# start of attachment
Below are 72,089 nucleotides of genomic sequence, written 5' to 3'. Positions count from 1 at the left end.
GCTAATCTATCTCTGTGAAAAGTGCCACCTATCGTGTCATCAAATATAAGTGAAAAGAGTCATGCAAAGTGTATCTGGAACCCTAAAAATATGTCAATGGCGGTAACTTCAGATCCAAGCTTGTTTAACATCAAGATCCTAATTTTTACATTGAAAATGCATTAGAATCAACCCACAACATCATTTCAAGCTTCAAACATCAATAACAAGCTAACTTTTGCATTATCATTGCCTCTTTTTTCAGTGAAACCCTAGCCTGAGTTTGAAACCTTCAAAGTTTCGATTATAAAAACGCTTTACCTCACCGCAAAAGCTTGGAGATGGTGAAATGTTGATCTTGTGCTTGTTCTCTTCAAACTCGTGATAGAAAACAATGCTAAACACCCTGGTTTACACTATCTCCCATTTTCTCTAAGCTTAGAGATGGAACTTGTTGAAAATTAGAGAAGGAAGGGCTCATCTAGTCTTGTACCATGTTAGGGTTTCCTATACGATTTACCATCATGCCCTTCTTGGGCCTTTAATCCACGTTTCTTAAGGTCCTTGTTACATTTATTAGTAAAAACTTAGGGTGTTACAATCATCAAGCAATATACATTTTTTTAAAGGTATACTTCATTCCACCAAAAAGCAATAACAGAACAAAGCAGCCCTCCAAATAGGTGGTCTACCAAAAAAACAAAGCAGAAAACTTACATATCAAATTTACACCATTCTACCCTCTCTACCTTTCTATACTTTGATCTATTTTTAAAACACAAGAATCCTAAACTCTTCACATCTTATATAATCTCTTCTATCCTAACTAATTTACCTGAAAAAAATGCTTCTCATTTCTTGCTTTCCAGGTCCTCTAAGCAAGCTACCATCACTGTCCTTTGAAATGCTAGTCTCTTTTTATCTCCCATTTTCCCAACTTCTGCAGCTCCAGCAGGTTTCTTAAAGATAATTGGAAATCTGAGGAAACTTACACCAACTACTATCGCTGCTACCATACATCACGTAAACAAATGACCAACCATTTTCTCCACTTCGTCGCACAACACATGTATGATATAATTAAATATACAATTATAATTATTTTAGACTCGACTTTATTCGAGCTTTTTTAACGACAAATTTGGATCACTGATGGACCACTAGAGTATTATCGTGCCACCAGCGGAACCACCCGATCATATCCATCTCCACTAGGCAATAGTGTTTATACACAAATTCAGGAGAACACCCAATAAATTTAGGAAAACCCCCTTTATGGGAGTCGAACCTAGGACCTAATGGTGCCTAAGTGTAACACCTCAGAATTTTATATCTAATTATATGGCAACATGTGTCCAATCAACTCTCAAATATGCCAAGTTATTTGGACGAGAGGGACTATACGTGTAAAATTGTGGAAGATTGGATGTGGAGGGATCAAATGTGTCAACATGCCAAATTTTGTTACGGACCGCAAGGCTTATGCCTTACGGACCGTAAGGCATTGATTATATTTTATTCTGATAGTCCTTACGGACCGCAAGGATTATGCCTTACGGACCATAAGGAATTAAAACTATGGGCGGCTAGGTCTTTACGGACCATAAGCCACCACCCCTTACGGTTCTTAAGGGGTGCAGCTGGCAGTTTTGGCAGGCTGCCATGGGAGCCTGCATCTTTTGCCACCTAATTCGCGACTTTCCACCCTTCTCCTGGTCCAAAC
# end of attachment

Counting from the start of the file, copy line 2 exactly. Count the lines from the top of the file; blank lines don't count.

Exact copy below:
GCTAATCTATCTCTGTGAAAAGTGCCACCTATCGTGTCATCAAATATAAGTGAAAAGAGTCATGCAAAGTGTATCTGGAACCCTAAAAATATGTCAATGGCGGTAACTTCAGATCCAAGCTTGTTTAACATCAAGATCCTAATTTTTACATTGAAAATGCATTAGAATCAACCCACAACATCATTTCAAGCTTCAAACATCAATAACAAGCTAACTTTTGCATTATCATTGCCTCTTTTTTCAGTGAAACCCTAGCCTGAGTTTGAAACCTTCAAAGTTTCGATTATAAAAACGCTTTACCTCACCGCAAAAGCTTGGAGATGGTGAAATGTTGATCTTGTGCTTGTTCTCTTCAAACTCGTGATAGAAAACAATGCTAAACACCCTGGTTTACACTATCTCCCATTTTCTCTAAGCTTAGAGATGGAACTTGTTGAAAATTAGAGAAGGAAGGGCTCATCTAGTCTTGTACCATGTTAGGGTTTCCTATACGATTTACCATCATGCCCTTCTTGGGCCTTTAATCCACGTTTCTTAAGGTCCTTGTTACATTTATTAGTAAAAACTTAGGGTGTTACAATCATCAAGCAATATACATTTTTTTAAAGGTATACTTCATTCCACCAAAAAGCAATAACAGAACAAAGCAGCCCTCCAAATAGGTGGTCTACCAAAAAAACAAAGCAGAAAACTTACATATCAAATTTACACCATTCTACCCTCTCTACCTTTCTATACTTTGATCTATTTTTAAAACACAAGAATCCTAAACTCTTCACATCTTATATAATCTCTTCTATCCTAACTAATTTACCTGAAAAAAATGCTTCTCATTTCTTGCTTTCCAGGTCCTCTAAGCAAGCTACCATCACTGTCCTTTGAAATGCTAGTCTCTTTTTATCTCCCATTTTCCCAACTTCTGCAGCTCCAGCAGGTTTCTTAAAGATAATTGGAAATCTGAGGAAACTTACACCAACTACTATCGCTGCTACCATACATCACGTAAACAAATGACCAACCATTTTCTCCACTTCGTCGCACAACACATGTATGATATAATTAAATATACAATTATAATTATTTTAGACTCGACTTTATTCGAGCTTTTTTAACGACAAATTTGGATCACTGATGGACCACTAGAGTATTATCGTGCCACCAGCGGAACCACCCGATCATATCCATCTCCACTAGGCAATAGTGTTTATACACAAATTCAGGAGAACACCCAATAAATTTAGGAAAACCCCCTTTATGGGAGTCGAACCTAGGACCTAATGGTGCCTAAGTGTAACACCTCAGAATTTTATATCTAATTATATGGCAACATGTGTCCAATCAACTCTCAAATATGCCAAGTTATTTGGACGAGAGGGACTATACGTGTAAAATTGTGGAAGATTGGATGTGGAGGGATCAAATGTGTCAACATGCCAAATTTTGTTACGGACCGCAAGGCTTATGCCTTACGGACCGTAAGGCATTGATTATATTTTATTCTGATAGTCCTTACGGACCGCAAGGATTATGCCTTACGGACCATAAGGAATTAAAACTATGGGCGGCTAGGTCTTTACGGACCATAAGCCACCACCCCTTACGGTTCTTAAGGGGTGCAGCTGGCAGTTTTGGCAGGCTGCCATGGGAGCCTGCATCTTTTGCCACCTAATTCGCGACTTTCCACCCTTCTCCTGGTCCAAAC